3. The French for “cakeism” is:

    Avoir le beurre et l’argent du beurre: shades of the butter mountain of yore, perhaps.

    1. Or indeed “vouloir le beurre, l’argent du beurre et le sourire de la crémière”, and more crude variants.

      In German, it appears to be “auf zwei Hochzeiten tanzen”. Perhaps you cannot attend the second wedding after eating cake at the first?

      And the Spanish are still at the church: “estar en la misa y en la procesión”

      In Japanese, it is something to do with chasing two rabbits (and catching neither) – parallels to running with the hare and the hounds, perhaps – trying to have it both ways?

      Many cross-cultural variants here:'t_have_your_cake_and_eat_it

  4. It seems to me that Johnson is making the rather foolish assumption that the relationship between the rest of the UK and Northern Ireland is a sovereign matter for the UK, alone. No doubt, this will play well with the usual media suspects, but (even to a lay person) it is incompatible with the international agreements made between the UK and the member states of the EU. This belief perhaps explains with Johnson thinks he can claim not to have set up a (de facto) border in the Irish Sea between NI and the rest of the country when, plainly, he has done just that. Expect to hear much complaining about EU “interference” in sovereign British affairs – red meat to the Brexit Taleban.

  5. My comment on 9th March applies.

    I fear that the EU is behaving in exactly the way this govt. intends. Failing to disclose the legal letter is, at best, unhelpful as it offers no objective counter to the inevitable Johnson/Frost narrative of EU aggression/bad faith/arrogance, etc.

    Not that people firmly on the Brexit side of the rift in the country will listen to facts or legal opinions (any more than hardline rejoiners).

    It would just be helpful to know for the record.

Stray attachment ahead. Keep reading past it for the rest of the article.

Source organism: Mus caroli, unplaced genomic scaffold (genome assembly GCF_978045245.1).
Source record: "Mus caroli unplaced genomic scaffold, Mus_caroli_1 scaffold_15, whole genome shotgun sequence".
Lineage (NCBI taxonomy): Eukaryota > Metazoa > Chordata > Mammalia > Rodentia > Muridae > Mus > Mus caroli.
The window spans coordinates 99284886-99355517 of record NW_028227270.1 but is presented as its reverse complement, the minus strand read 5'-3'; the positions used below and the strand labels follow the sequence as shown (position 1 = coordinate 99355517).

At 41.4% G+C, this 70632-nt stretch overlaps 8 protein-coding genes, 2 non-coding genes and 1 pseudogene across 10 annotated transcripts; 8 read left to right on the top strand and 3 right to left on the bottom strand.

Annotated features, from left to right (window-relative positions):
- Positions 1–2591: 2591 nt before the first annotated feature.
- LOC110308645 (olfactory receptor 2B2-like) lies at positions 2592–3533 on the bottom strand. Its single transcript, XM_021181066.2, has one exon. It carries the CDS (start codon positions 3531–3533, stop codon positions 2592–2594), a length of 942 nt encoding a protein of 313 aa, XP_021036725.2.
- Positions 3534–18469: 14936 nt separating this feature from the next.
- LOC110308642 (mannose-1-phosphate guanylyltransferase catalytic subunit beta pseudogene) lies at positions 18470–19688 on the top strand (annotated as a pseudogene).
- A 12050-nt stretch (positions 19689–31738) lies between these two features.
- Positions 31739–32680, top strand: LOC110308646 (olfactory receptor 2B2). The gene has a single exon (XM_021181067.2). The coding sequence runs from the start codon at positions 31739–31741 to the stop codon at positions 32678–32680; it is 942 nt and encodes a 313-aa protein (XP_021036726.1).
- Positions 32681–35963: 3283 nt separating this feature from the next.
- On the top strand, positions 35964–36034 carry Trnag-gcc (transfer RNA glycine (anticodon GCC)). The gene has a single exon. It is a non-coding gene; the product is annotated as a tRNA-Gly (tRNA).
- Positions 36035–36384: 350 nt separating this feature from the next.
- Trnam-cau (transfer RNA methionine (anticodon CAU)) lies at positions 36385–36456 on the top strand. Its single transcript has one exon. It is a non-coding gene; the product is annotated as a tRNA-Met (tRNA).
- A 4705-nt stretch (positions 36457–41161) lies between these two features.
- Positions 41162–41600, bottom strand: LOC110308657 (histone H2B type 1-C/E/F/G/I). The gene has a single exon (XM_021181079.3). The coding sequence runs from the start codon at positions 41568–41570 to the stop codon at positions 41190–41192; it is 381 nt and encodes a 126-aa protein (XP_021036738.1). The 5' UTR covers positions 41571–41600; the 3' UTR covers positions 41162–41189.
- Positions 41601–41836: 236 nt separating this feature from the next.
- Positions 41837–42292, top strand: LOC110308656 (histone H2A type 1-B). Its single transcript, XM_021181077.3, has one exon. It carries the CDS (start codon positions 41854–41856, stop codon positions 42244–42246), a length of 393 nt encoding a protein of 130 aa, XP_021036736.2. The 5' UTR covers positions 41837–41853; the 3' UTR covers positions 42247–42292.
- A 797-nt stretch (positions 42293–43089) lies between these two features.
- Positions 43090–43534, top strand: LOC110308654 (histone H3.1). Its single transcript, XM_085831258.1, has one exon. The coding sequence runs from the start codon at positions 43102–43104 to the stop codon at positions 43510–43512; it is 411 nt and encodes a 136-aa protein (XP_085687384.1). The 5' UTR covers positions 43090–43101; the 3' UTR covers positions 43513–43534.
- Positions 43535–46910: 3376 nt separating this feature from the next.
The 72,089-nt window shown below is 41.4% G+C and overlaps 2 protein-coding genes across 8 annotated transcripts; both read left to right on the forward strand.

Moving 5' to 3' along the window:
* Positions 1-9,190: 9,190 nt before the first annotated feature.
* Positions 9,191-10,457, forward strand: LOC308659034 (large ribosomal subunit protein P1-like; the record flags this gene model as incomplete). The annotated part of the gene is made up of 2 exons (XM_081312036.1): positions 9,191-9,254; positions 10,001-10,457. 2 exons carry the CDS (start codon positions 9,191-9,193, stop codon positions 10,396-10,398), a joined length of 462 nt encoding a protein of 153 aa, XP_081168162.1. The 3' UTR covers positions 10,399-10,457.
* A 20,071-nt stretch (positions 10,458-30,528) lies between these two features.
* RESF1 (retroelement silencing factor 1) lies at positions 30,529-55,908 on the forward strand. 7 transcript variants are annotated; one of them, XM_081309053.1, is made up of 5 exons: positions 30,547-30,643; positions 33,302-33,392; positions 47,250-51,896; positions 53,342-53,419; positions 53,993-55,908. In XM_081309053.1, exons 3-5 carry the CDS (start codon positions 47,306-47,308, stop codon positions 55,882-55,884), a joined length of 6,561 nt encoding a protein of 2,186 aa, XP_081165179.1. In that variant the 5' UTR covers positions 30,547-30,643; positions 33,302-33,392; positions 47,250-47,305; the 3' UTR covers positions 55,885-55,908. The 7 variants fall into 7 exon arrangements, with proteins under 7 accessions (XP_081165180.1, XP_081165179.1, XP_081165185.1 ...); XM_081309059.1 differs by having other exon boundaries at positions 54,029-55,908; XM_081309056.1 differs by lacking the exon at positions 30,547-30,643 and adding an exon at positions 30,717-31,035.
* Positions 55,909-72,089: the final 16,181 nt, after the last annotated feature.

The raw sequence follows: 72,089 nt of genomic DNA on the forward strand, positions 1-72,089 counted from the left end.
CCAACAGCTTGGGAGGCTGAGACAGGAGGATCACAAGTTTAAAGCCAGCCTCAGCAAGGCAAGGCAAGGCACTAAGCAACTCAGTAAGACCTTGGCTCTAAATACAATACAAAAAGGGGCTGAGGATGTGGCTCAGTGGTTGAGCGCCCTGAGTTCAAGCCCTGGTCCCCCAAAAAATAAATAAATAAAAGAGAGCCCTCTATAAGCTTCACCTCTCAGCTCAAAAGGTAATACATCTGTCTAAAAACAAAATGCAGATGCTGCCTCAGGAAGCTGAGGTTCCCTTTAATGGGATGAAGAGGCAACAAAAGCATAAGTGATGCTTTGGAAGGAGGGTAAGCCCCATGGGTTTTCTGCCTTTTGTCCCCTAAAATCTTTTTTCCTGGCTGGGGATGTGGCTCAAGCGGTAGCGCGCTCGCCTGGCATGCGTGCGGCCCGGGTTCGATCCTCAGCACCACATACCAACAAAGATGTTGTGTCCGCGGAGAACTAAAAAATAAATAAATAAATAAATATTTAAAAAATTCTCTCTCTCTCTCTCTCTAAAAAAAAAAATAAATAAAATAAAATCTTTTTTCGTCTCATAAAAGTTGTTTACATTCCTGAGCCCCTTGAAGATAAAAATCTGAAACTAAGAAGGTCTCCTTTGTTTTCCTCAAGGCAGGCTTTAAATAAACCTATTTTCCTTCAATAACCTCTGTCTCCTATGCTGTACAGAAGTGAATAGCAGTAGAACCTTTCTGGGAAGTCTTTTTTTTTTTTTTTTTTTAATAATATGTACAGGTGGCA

6. An interview with Thomas Byrne, Irish Minister of State for European Affairs, (I forget which channel) revealed that collaborative work between Dublin and London on the execution of the Protocol and the possibility (even almost certain) temporary relaxation of various regulations in order to address the issues, was abruptly abandoned by London in favour of the unilateral declaration by UK of an extension. TD Byrne was very measured and at no point would he point the finger, but it was clear that Ireland / EU is exasperated with the deliberate aggression and undermining of any cooperation with Dublin by London. It would seem that, as usual, short term political expediency and the desire to maximise DUP antagonism to the agreement (remember they argued against and voted against the GFA) at the potential cost of a still fragile GFA. Neither Frost nor Johnson have any understanding of Irish history and they care even less, as do most Brexiters and their fingers are all over this. They want confrontation as it will look good in the Mail / Express and deflect from the “Project Fear” realities that Brexit is revealing every day. Whatever the legal niceties of the specific claims, every other country in the world will look on and note the lack of “good faith” by London.

  7. Is access to Article 258 TFEU proceedings actually enabled by Article 12(4) NIP? If so, then why does the last sentence of 12(4) explicitly mention reference to Article 267 TFEU proceedings as being being something which shall apply.

    It seems that could be read as 267 being explicitly mentioned, as otherwise it would not be available. Which could then seem to imply that only 267 is available, and access to other roles for the ECJ in enforcement is not available.

    i.e. it doesn’t seem to be simply clarifying text (something for the avoidance of doubt), but a necessary operative portion.

  8. Is it not the case that Article 258 won’t apply since t he UK is no longer a “member state?”

  9. Astonishing that, despite ECJ jurisdiction having been a red line for the UK all along, it is a necessary implication of the infringement proceedings that the EU believes that the UK in fact consented to that very thing in the Withdrawal Agreement – perhaps my memory is short, but I don’t recall the ERG or anyone else at the time having noticed this. I suppose that somewhere in the WA there must be a clause that makes it irrelevant for the purposes of Art 258 that the UK is no longer a “member State”?

  10. Could you please say why you use the French term “infraction”, when a perfectly good English translation – infringement – has been in use for years? Sorry if I’m missing something obvious.

      1. All the Andrews! I think my record is five on the same call, plus one or two non-Andrews.

        On a point of information, both “infringement” and “infraction” have been in use in English for a considerable time to mean some sort of breaking. The OED gives an example of “infringement” from 1628, and of “infraction” from 1623 (initially meaning breaking a physical item, but then with a specific example referring to the breaking of a treaty from 1673). Both derive from the Latin infrangere (to break).